Nightlife Group are exporting the Las Vegas nightclub concepts to Indian casinos.

Unfortunately, the world of nightclubs is a decidedly different place than the world of casinos, comprised of different customers that are motivated by different wants and needs. While both groups of customers have high levels of disposable income and are willing to spend copious amounts of money for that entertainment, they come from different demographic groups and the activities that they enjoy can conflict with one another. Failing to manage how these two worlds interact can lead to conflict and prevent the casino from maximizing its overall profit potential. Often strategic decisions are made without thorough analyses, preventing casinos from fulfilling their revenue potential. It is useful to examine two instances in which the behaviors of nightlife customers and casino customers conflicted and how management made decisions without complete information.

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Measuring Slot Handle Performance

One of the most often used measures of casino business volume is Slot Handle. Often examined on a daily basis, “Slot Handle” or “Coin In” is the amount of money played through all of the electronic gaming devices on the casino floor. The general assumption is that slot handle, multiplied by the casino floor’s aggregate hold percentage, will yield a fairly accurate measure of daily slot performance. Unfortunately, not all slot handle is the same. In fact, in most casinos there is both good slot handle and bad slot handle and failing to fully appreciate how they differ can have a significant effect on a casino’s overall profitability.

Good handle is slot handle that is generated by people wagering on traditional reel slot machines, multi-line video slot machines as well as video poker machines with conservative pay tables. They appeal to players that seek gaming entertainment and are not under any allusion that they can make a living gambling in a casino. The hold percentage of these games is high enough to allow the casino to offer cash back allowances, complimentary dining privileges, mail offers and other perks in order to reward loyalty. Bad handle is generated by gamers wagering on video poker machines that have very generous pay tables and therefore inordinately low hold percentages. Individually, these machines are characterized by high wagering volume (slot handle) and at the end of the day have favorable win per unit per day (WPUPD) averages. However, despite their acceptable WPUPD averages, they often generate bad handle. For this discussion, bad handle is coin handle generated by players who are consistently not profitable to the casino. The total amount of money won from these players, if any, is eclipsed by the perks provided to those players.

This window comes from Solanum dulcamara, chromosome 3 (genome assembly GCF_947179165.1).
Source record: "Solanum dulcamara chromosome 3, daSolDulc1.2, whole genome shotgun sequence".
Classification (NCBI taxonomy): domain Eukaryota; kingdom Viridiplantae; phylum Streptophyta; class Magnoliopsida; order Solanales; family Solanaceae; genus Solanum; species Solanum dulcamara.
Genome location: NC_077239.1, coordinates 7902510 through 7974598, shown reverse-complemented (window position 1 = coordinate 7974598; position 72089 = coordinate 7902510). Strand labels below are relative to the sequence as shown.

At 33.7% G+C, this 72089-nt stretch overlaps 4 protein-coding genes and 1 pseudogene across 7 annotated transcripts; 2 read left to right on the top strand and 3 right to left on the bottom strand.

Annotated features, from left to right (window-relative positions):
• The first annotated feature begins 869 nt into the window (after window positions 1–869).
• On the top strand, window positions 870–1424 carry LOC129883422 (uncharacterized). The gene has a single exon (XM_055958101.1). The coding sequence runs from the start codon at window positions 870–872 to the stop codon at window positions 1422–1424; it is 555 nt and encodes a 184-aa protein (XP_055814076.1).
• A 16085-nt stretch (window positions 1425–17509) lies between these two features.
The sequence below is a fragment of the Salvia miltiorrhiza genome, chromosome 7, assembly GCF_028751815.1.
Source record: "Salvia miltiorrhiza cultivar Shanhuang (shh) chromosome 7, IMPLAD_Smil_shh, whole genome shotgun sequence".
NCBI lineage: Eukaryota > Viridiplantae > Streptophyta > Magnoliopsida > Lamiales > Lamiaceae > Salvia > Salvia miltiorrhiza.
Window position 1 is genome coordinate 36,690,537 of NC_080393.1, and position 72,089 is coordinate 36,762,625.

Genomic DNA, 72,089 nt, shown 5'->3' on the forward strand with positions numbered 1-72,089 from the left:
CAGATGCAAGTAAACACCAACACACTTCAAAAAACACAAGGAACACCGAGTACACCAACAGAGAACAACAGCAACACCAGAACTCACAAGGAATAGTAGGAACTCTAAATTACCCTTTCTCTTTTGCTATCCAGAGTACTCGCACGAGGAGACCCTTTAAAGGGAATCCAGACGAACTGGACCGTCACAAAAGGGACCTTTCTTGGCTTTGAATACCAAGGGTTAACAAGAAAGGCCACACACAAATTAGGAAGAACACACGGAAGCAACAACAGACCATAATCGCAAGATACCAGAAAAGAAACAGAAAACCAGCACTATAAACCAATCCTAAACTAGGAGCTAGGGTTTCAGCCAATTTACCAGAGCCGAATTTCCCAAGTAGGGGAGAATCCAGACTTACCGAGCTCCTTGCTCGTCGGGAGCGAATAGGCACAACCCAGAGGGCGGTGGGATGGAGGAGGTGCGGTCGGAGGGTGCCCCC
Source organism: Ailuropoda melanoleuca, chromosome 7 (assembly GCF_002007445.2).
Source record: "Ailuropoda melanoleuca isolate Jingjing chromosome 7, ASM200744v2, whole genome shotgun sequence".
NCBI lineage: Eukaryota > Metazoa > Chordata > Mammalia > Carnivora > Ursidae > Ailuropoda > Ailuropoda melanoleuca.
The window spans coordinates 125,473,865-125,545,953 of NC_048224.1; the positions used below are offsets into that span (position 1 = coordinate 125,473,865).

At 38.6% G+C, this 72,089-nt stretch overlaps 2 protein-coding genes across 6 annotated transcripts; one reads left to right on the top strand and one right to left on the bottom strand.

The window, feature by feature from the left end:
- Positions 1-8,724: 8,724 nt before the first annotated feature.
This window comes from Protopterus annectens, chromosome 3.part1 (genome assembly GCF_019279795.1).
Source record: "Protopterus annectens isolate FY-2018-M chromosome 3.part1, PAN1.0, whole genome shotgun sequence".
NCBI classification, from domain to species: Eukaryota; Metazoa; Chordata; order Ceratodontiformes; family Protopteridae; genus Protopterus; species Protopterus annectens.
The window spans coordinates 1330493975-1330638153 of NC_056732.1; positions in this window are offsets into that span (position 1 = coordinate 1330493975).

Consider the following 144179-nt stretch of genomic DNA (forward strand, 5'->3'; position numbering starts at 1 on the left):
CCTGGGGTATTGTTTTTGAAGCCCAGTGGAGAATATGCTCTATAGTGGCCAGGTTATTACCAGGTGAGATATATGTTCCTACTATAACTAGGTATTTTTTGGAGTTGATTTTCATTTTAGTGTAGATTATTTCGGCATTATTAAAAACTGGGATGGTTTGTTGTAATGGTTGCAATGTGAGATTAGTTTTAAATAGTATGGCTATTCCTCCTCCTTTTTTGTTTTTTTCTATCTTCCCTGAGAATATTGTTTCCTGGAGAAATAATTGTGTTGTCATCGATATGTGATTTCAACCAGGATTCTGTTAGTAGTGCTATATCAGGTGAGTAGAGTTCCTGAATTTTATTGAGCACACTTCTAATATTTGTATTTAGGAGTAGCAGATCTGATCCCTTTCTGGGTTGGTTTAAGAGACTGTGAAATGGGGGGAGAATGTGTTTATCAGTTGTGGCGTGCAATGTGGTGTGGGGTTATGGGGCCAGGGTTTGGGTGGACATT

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Planning for a New Buffet

As casinos expand from simple gaming centers with limited amenities to multi-faceted gaming entertainment destinations, gaming operators often increase the number and size of food and beverage operations as part of their expansion programs. Very often such expansions include a two-meal or three-meal buffet operation. There is a generally held belief that a casino should have a buffet in order to appeal to a broader base of gamers, feed large groups of people quickly (such as buses), give gamblers a quick meal option and to create an additional attraction to people who might gamble but have not yet demonstrated an interest in visiting the casino. Conversely, there is a belief that buffets, if designed and executed poorly, do little more than increase food costs, attract a marginal segment of the dining public that has little interest in gaming and place an undue burden on overall profitability. It is for these reasons that prior to starting construction of a new buffet the casino operator must first thoroughly research the market, develop a buffet business strategy, and then develop a predictive model that forecasts food revenues, expenses and incremental gaming revenues that would be derived from diners who gamble in the casino.